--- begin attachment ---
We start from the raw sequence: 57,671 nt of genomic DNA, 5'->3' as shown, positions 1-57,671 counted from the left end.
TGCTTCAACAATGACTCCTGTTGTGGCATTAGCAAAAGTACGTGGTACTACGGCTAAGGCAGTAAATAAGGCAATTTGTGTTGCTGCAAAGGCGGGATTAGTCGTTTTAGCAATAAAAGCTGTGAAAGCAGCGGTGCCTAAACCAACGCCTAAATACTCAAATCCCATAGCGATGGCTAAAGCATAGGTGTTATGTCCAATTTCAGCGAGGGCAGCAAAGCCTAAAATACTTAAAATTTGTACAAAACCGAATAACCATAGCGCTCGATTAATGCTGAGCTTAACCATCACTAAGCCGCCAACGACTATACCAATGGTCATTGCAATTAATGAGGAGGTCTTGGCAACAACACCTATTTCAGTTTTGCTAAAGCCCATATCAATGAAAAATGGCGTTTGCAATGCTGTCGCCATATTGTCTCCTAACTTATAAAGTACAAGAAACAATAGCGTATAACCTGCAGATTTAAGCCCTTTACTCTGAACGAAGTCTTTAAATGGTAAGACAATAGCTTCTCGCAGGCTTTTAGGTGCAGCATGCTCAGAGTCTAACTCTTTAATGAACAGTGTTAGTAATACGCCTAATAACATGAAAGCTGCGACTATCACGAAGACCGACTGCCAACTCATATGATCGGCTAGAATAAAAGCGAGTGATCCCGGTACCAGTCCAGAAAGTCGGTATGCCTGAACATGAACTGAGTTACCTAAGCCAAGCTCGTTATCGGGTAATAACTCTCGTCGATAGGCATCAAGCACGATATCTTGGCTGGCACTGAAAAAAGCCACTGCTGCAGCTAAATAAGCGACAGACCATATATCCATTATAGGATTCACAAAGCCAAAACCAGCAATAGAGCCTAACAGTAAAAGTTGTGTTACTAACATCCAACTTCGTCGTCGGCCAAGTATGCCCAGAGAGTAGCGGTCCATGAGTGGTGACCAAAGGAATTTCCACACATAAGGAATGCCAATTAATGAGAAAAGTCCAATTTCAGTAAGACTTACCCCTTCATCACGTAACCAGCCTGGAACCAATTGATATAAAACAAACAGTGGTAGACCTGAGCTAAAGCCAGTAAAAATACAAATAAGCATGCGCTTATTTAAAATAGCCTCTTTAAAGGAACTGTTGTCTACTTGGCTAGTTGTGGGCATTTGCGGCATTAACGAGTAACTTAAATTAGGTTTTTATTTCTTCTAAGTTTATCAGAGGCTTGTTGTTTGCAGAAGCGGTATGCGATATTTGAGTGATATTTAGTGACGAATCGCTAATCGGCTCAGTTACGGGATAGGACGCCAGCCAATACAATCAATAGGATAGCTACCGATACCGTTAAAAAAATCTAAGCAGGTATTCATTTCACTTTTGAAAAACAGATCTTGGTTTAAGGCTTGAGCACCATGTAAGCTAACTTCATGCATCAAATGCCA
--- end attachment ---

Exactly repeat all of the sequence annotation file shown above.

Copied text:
We start from the raw sequence: 57,671 nt of genomic DNA, 5'->3' as shown, positions 1-57,671 counted from the left end.
TGCTTCAACAATGACTCCTGTTGTGGCATTAGCAAAAGTACGTGGTACTACGGCTAAGGCAGTAAATAAGGCAATTTGTGTTGCTGCAAAGGCGGGATTAGTCGTTTTAGCAATAAAAGCTGTGAAAGCAGCGGTGCCTAAACCAACGCCTAAATACTCAAATCCCATAGCGATGGCTAAAGCATAGGTGTTATGTCCAATTTCAGCGAGGGCAGCAAAGCCTAAAATACTTAAAATTTGTACAAAACCGAATAACCATAGCGCTCGATTAATGCTGAGCTTAACCATCACTAAGCCGCCAACGACTATACCAATGGTCATTGCAATTAATGAGGAGGTCTTGGCAACAACACCTATTTCAGTTTTGCTAAAGCCCATATCAATGAAAAATGGCGTTTGCAATGCTGTCGCCATATTGTCTCCTAACTTATAAAGTACAAGAAACAATAGCGTATAACCTGCAGATTTAAGCCCTTTACTCTGAACGAAGTCTTTAAATGGTAAGACAATAGCTTCTCGCAGGCTTTTAGGTGCAGCATGCTCAGAGTCTAACTCTTTAATGAACAGTGTTAGTAATACGCCTAATAACATGAAAGCTGCGACTATCACGAAGACCGACTGCCAACTCATATGATCGGCTAGAATAAAAGCGAGTGATCCCGGTACCAGTCCAGAAAGTCGGTATGCCTGAACATGAACTGAGTTACCTAAGCCAAGCTCGTTATCGGGTAATAACTCTCGTCGATAGGCATCAAGCACGATATCTTGGCTGGCACTGAAAAAAGCCACTGCTGCAGCTAAATAAGCGACAGACCATATATCCATTATAGGATTCACAAAGCCAAAACCAGCAATAGAGCCTAACAGTAAAAGTTGTGTTACTAACATCCAACTTCGTCGTCGGCCAAGTATGCCCAGAGAGTAGCGGTCCATGAGTGGTGACCAAAGGAATTTCCACACATAAGGAATGCCAATTAATGAGAAAAGTCCAATTTCAGTAAGACTTACCCCTTCATCACGTAACCAGCCTGGAACCAATTGATATAAAACAAACAGTGGTAGACCTGAGCTAAAGCCAGTAAAAATACAAATAAGCATGCGCTTATTTAAAATAGCCTCTTTAAAGGAACTGTTGTCTACTTGGCTAGTTGTGGGCATTTGCGGCATTAACGAGTAACTTAAATTAGGTTTTTATTTCTTCTAAGTTTATCAGAGGCTTGTTGTTTGCAGAAGCGGTATGCGATATTTGAGTGATATTTAGTGACGAATCGCTAATCGGCTCAGTTACGGGATAGGACGCCAGCCAATACAATCAATAGGATAGCTACCGATACCGTTAAAAAAATCTAAGCAGGTATTCATTTCACTTTTGAAAAACAGATCTTGGTTTAAGGCTTGAGCACCATGTAAGCTAACTTCATGCATCAAATGCCA